RE: [gnso-vi-feb10] Competition authorities
- To: "'Richard Tindal'" <richardtindal@xxxxxx>, "'Roberto Gaetano'" <roberto@xxxxxxxxx>, <Gnso-vi-feb10@xxxxxxxxx>
- Subject: RE: [gnso-vi-feb10] Competition authorities
- From: "Thomas Barrett - EnCirca" <tbarrett@xxxxxxxxxxx>
- Date: Tue, 27 Apr 2010 10:59:25 -0400
Add a back-end registry provider to the mix, say Affilias. What if Affilias
decides to act as a reseller for .web using an independent registrar?
Are they treated differently than Yahoo, the registry?
From: owner-gnso-vi-feb10@xxxxxxxxx [mailto:owner-gnso-vi-feb10@xxxxxxxxx]
On Behalf Of Richard Tindal
Sent: Tuesday, April 27, 2010 9:35 AM
To: Roberto Gaetano; Gnso-vi-feb10@xxxxxxxxx
Subject: Re: [gnso-vi-feb10] Competition authorities
Not sure I understand your point in the context of resellers.
In my example, Yahoo is the Registry, Tucows (say) is the registrar, and
Yahoo is the reseller.
Tucows is completely independent in all ways from Yahoo (ownership,
operations, finances). There are no sham transactions.
Yahoo the reseller sells a .WEB name to a retail customer. It then
provides $6.05 to Tucows the registrar. Tucows the registrar then pays
$6.00 (the wholesale price) to Yahoo the registry. When the dust has
settled the incremental cost to Yahoo for this transaction is $.05. As a
retail player (via its reseller arm) Yahoo's cost has been $.05 yet it
competes with unaffiliated registrars (e.g. Register.com) whose cost is
$6.00 per name.
The reason JN2 have included their reseller provision is that if you believe
a registrar affiliated with the registry has an unfair advantage which may
cause harms (which is the premise of many proposals to the WG) then you
should logically also believe that a reseller affiliated with the registry
could cause those same harms.
The CORE, Afilias, PIR and GoDaddy proposals all limit Yahoo's ability, in
the example above, to own more than 15% of Tucows. Yet by becoming a
reseller Yahoo circumvents than limit.
On Apr 27, 2010, at 7:36 AM, Roberto Gaetano wrote:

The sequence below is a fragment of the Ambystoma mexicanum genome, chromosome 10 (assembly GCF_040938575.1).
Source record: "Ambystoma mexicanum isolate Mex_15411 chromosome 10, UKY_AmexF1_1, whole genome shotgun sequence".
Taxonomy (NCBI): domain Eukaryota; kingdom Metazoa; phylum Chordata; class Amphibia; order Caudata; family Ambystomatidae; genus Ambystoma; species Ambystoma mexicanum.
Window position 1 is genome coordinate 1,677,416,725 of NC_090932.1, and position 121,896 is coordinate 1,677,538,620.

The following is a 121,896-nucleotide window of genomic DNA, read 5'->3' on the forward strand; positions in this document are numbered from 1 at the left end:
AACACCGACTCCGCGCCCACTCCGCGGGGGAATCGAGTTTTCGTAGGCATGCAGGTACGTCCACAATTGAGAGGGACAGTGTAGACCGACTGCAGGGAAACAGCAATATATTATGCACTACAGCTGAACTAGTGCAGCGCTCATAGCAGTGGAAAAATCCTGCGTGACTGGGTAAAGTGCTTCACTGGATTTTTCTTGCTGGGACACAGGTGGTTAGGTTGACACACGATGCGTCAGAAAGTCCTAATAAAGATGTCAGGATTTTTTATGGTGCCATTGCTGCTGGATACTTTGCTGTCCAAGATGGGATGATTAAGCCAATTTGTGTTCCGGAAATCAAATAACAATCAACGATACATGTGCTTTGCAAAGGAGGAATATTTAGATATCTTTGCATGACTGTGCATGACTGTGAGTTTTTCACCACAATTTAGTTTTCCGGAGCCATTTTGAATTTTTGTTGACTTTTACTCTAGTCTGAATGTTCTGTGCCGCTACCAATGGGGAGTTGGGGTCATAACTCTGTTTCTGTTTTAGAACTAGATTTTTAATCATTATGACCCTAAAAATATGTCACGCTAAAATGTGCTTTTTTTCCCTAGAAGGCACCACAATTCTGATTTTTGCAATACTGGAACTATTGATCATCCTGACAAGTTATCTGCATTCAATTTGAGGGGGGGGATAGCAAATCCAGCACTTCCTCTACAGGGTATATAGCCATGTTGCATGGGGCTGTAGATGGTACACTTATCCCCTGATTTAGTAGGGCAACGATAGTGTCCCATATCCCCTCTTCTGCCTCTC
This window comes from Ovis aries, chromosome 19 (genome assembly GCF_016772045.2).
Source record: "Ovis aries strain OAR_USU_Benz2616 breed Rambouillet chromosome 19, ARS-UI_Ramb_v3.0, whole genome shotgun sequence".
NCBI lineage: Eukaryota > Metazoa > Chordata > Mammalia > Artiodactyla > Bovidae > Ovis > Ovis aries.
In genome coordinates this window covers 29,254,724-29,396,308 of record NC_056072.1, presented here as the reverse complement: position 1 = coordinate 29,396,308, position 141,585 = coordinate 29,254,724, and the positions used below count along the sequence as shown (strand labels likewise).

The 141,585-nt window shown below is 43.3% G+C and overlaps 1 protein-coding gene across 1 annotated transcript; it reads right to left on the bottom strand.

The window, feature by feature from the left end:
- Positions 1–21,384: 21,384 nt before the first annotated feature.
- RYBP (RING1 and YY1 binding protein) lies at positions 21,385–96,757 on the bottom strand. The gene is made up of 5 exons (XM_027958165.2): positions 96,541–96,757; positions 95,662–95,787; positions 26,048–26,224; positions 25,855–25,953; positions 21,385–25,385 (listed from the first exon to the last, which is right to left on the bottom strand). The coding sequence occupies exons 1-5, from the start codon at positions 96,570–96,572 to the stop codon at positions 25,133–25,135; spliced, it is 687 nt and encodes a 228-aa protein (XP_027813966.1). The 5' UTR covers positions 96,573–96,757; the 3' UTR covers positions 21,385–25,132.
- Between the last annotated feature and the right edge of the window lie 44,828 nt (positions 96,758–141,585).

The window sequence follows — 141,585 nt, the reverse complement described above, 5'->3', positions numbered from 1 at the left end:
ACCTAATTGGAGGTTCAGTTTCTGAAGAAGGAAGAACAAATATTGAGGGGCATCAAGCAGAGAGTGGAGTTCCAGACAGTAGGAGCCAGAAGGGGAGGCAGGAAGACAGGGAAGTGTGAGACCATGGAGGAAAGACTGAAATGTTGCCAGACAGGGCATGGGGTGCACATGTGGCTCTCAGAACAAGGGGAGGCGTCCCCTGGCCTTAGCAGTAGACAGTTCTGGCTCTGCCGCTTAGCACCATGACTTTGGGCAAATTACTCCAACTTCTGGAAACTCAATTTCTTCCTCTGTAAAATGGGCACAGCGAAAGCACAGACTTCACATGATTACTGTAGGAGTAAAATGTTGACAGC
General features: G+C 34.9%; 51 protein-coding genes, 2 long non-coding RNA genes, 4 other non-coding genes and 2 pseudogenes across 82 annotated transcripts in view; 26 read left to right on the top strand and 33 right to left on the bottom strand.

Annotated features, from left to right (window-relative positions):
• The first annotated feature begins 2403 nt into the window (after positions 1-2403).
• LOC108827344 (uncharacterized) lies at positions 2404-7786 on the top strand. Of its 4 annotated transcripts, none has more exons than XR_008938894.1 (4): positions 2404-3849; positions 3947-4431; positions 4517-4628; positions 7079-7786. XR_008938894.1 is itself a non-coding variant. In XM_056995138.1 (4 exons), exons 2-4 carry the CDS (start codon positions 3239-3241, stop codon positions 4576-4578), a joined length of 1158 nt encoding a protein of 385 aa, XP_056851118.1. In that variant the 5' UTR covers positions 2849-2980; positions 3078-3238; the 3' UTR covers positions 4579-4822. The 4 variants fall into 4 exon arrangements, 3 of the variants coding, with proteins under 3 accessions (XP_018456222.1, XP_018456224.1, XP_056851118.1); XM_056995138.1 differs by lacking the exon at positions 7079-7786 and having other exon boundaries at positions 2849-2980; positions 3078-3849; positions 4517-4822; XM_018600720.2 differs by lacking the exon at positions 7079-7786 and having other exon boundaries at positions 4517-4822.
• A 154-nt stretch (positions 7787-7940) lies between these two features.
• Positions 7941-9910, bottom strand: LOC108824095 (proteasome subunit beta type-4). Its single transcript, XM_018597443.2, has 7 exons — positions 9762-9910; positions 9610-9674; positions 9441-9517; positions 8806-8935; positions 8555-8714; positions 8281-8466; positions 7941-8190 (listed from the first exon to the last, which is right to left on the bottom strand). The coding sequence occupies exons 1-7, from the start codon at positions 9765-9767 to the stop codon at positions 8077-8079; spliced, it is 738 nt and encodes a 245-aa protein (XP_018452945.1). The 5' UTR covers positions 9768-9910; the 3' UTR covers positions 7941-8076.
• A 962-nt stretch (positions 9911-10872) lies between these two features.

> Please allow me to chime in with a consideration, coming from my
> recollection of previous discussions at the time of the NSI separation.
> If I remember correctly, one point made back then was not only about
> the operational separation in a Ry and Rr entity, but about a "full"
> This means that in the books of the Rr the fee to be paid to the Ry
> has to be a real, not virtual, transaction. In other words, the
> revenue that the Rr will show in the books is, in the example made of
> a $6 cost and a $6.5 price, just $.5, exactly as every other Rr, and
> the Rr would not be allowed to have any sort of subvention or other
financial relationship with the Ry.
> If this is the case, and if it is enforced, it would seem to me that
> for the financial part there would be no difference whether the Ry and
> Rr have an ownership relationship, although this would still be a
> problem if we consider other relationships, like the access to Ry data
> by the Rr, which will put them at advantage.
>> -----Original Message-----
>> From: owner-gnso-vi-feb10@xxxxxxxxx
>> [mailto:owner-gnso-vi-feb10@xxxxxxxxx] On Behalf Of Richard Tindal
>> Sent: Tuesday, 27 April 2010 00:08
>> To: Eric Brunner-Williams; Gnso-vi-feb10@xxxxxxxxx
>> Subject: Re: [gnso-vi-feb10] Competition authorities
>> Yahoo could apply for a registry, as it is not 15%+ cross-owned by a
>> Yahoo could then become a reseller of its own TLD -- but this
>> reseller would operate at a fraction of the per-name cost of the
>> registrars with whom it competes.
>> On Apr 26, 2010, at 5:58 PM, Eric Brunner-Williams wrote:
>>> Well, how does CORE's proposal allow Yahoo to run the
>> nickle exploit?